Especially in democracies, people believe that their system is generally good and they cherish the values – for example freedom - it stands for. Propaganda works through creating the fear that the nation might loose its values through other circumstances. (Think about the Domino Theory during the Vietnam War. The Americans thought that democracy was in danger if one nation fell to the communists.)
Miren Gutierrez published an article on the Inter Press Service website with the title “The ´Prop-Agenda` at War”. (http://www.ipsnews.net/interna.asp?idnews=24386)
His interview-partner, Dr. Nancy Snow, who admits in her book Propaganda Inc. Selling America’s culture to the world that she once worked as propagandist for the U.S. Information Agency, explained that “with propaganda, you don’t need facts per se, just the best facts put forward. If these facts make sense to the people, then they don’t need proofs like one might need in a courtroom.”
(http://www.ipsnews.net/interna.asp?idnews=24386) According to Snow, the government drives the agenda. If a country goes off for war, the media goes with it. It is caught up “in the rally round the flag syndrome” and if the media is forced to choose a side, it logically chooses the side of their nation.
Another reason why propaganda works is actually that the media management and public relations is very professional.
Public Relations firms are often involved in “selling” a war and media management is often used to promote certain policies. This happens through paying journalists to publish certain manipulated issues without informing them about their status. A further option for PR firms is to “feed” a story to the press without mentioning the source or revealing other important information, so that they can “create” and “influence” the public opinion. Sheldon Rampton and John Stauber published their article How to sell a war on the website Inthistimes.com. They report about John Randon, the founder of the PR firm The Randon Group, and his speech to cadets at the Air Force Academy in 1996. John Randon described himself in his speech as an “information warrior and a perception manager”. He told the cadets about the invasion of Kuwait City during the first Persian War and how the soldiers were greeted by Kuwaitis waving small flags and asked them, if they never wondered, “how the people of Kuwait […] were able to get hand-held American, and for that matter, the flags of other coalition countries?” John Randon continued:” Well, you know the answer. That was one of my jobs then.” (http://www.inthesetimes.com /comments.php?id=299_0_1_0_C)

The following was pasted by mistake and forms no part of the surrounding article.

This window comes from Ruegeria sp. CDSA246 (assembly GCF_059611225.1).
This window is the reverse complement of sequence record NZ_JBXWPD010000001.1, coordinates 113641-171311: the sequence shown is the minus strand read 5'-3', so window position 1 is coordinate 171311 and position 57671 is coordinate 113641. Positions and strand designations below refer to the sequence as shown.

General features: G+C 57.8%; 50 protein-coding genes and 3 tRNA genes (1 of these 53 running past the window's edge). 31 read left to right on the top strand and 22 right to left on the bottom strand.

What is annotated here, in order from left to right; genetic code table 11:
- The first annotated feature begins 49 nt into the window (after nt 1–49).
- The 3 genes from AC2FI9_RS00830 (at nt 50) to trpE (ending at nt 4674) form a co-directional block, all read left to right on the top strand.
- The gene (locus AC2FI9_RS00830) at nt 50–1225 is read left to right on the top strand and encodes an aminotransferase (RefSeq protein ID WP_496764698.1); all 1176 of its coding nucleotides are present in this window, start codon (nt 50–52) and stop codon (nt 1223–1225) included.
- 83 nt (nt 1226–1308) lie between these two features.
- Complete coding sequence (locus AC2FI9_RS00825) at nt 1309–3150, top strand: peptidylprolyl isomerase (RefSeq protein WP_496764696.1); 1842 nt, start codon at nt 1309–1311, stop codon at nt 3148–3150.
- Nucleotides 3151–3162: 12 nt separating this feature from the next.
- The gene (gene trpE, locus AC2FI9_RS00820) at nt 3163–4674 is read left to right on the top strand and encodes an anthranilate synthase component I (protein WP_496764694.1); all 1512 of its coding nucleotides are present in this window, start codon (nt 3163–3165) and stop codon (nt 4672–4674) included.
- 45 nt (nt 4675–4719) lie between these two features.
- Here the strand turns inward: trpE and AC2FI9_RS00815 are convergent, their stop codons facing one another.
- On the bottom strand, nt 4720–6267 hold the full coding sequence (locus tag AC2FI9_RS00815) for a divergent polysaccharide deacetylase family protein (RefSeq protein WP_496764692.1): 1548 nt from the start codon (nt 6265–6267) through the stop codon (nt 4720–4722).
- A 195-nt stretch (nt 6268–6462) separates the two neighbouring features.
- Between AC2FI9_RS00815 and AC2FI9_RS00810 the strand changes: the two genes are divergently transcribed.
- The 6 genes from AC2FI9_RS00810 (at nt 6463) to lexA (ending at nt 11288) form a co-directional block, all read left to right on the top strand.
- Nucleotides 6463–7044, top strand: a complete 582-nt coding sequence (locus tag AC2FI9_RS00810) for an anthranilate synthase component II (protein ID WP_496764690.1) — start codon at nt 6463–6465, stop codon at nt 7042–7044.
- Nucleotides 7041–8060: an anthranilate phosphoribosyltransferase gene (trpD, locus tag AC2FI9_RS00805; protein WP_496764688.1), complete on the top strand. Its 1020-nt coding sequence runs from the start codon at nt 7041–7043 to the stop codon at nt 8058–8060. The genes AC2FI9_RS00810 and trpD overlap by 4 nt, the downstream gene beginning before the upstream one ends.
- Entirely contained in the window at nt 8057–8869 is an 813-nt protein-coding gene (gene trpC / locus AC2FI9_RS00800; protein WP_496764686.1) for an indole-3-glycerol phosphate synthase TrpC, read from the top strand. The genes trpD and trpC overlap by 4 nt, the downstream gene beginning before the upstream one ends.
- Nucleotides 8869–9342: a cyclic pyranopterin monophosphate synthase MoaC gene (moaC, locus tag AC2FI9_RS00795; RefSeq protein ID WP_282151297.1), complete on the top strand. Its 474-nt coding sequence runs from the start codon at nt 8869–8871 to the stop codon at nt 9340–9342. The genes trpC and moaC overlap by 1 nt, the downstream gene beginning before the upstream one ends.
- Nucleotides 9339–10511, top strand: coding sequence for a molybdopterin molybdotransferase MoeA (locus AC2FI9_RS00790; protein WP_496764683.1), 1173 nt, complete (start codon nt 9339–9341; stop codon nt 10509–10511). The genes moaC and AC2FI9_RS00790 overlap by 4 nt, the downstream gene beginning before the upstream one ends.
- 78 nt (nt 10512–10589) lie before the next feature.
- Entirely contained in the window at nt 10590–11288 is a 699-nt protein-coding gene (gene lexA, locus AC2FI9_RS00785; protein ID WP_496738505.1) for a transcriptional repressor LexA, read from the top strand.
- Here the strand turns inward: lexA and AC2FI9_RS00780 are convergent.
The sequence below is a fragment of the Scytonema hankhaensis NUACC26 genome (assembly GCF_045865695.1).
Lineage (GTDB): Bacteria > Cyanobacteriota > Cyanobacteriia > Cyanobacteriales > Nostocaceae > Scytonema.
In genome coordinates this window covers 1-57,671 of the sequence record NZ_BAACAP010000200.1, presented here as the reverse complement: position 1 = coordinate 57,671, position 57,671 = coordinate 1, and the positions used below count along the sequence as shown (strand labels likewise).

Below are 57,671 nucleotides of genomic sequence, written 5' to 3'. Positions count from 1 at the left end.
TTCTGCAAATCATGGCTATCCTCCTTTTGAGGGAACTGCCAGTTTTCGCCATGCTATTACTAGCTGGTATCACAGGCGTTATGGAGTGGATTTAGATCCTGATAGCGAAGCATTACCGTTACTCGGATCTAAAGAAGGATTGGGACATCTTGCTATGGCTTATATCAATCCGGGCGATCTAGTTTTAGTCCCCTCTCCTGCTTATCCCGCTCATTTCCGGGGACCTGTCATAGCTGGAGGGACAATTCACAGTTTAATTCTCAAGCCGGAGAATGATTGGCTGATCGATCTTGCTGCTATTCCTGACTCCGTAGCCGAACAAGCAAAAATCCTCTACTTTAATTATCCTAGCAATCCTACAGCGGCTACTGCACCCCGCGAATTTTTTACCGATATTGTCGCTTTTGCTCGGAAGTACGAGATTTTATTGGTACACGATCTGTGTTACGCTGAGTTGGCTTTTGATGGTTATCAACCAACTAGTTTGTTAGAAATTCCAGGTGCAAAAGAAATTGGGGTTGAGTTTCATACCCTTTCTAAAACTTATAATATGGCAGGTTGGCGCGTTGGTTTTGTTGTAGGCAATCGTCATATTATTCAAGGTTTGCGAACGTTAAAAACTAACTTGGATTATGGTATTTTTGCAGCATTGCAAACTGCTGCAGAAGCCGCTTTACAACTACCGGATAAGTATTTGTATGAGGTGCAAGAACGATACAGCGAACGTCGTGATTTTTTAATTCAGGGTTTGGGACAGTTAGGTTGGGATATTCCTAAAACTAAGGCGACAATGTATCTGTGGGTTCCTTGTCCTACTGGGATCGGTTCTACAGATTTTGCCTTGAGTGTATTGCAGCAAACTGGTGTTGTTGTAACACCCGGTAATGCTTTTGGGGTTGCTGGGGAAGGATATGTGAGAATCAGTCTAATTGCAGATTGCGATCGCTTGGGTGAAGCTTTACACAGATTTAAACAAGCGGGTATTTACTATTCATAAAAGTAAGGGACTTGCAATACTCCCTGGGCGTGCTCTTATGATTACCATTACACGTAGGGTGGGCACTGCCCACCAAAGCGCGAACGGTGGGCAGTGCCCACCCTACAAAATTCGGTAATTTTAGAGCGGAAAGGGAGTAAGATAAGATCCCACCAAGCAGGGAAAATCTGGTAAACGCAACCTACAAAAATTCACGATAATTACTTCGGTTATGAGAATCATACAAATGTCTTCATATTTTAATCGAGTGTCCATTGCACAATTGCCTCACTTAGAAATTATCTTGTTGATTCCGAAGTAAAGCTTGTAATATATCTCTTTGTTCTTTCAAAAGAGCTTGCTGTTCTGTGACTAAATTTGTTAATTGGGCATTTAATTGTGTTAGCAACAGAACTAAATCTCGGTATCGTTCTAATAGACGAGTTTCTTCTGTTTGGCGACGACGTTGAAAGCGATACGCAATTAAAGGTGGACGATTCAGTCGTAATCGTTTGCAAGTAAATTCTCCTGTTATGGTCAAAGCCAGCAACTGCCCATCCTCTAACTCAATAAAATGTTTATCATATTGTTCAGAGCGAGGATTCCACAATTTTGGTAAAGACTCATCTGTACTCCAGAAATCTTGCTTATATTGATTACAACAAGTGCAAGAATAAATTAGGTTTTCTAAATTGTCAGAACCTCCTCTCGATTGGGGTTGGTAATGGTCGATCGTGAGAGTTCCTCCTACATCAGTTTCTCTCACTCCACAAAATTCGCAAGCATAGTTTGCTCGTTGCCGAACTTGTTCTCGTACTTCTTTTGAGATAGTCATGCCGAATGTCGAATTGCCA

This example clarifies, that it is nearly impossible for the people to evade themselves from propaganda, because it has a deep impact on the audience without being really being obvious or visible. The flags were only small details when the scene of the waving Kuwaitis greeting the soldiers flashed around the world, but in fact, it send the underlying message to the American viewer, that their nation is the good one and that their government is doing the right policy. This would be the main opinion about the pictures, and nearly nobody would ask how the Kuwaitis received the flags. If such a strategy works together with the already mentioned “narrowing the range of the debate”, the people are misled without acknowledging it.